“Are we there?” She asks, mouth stretching around a yawn.

I dip my head to one side, the bastard offspring of a nod and a shrug.

“Just about.”

She hums, stretches and settles back into her seat. The air filtering through her window is cane-sweet and mud-heavy, and it cycles through the air-conditioning over and over like my favourite song playing on repeat.

We pass the tiny general store and the ANZAC monument, and Lyza cranes her neck to see over the coffee trees as we pull up in front of the house. I turn the car off, grip the steering wheel a moment too long.

“This is it?” She asks.

I nod. “This is it.”

She tilts her head back to take in the slanted tin roof, its sharp edges jutting towards us. If I look over her shoulder I can see flaking white paint and the corner of my mother’s bedroom window peeking through the trees. She glances back at me and raises her eyebrows.

“So are we going in?”

I push the car door open and lead her around to the side of the house, up the stairs to the back door. The door creaks open under my palm, the ancient fly screen sagging in the middle. Mum never did lock the bloody door. We duck into the gloomy house, almost colliding with the dining table. It’s always closer than I remember it being.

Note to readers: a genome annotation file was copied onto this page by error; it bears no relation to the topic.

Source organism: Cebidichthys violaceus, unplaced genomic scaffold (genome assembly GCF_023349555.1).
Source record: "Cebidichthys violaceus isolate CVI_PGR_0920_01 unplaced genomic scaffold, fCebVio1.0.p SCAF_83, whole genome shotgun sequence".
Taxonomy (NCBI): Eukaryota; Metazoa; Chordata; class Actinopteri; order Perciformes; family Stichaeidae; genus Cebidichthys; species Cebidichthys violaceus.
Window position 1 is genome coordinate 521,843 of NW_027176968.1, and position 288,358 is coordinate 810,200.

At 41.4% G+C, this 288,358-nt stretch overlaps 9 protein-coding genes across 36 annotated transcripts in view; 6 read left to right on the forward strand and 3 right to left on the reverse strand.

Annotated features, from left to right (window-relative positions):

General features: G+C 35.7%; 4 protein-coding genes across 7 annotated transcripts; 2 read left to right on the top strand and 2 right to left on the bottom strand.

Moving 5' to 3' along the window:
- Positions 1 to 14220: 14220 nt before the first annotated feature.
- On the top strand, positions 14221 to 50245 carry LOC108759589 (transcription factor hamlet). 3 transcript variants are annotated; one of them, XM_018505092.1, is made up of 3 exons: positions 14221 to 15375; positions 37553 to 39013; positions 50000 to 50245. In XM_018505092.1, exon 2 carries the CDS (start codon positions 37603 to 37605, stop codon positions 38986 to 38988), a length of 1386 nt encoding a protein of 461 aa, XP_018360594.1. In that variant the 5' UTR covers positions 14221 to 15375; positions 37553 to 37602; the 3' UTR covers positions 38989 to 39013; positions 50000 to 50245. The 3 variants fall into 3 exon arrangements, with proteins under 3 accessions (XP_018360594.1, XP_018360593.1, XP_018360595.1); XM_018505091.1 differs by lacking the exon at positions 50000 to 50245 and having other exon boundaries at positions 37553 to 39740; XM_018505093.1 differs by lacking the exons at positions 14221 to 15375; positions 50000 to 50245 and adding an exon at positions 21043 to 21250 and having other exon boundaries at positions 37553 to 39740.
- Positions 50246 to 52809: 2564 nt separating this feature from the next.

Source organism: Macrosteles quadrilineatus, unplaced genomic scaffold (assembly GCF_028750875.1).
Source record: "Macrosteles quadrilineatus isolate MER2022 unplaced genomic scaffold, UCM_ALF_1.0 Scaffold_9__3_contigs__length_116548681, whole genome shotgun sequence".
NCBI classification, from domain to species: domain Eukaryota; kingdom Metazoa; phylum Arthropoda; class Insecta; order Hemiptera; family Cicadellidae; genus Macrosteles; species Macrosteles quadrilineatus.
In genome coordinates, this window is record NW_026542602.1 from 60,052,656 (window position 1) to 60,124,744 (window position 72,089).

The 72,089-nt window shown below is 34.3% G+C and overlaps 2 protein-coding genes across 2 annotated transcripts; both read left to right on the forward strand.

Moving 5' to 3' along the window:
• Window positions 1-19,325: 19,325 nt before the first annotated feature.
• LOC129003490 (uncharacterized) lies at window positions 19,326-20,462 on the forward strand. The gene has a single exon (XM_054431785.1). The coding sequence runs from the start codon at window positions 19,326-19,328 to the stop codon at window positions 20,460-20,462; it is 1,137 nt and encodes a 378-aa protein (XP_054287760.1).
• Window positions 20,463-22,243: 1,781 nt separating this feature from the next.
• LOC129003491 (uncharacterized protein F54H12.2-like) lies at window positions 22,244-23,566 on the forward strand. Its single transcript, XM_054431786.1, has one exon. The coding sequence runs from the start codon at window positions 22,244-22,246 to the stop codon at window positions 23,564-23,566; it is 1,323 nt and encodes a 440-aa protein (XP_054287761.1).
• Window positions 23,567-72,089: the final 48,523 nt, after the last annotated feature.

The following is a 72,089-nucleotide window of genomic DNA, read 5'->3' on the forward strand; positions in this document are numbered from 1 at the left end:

“Stay here,” I tell Lyza.

She stands in the sunlight cast by the open door as I cross the dark room, sidestepping around aging, mismatched furniture to reach the window. I tug open the curtains and let the daylight flood in, the dust particles caught floating in its pool. Lyza wanders into the centre of the room, shoes scuffing on the worn floorboards. She turns in a tight circle, eyes roving over the faded couch and once-white walls as she breathes in the smell of dirt and damp.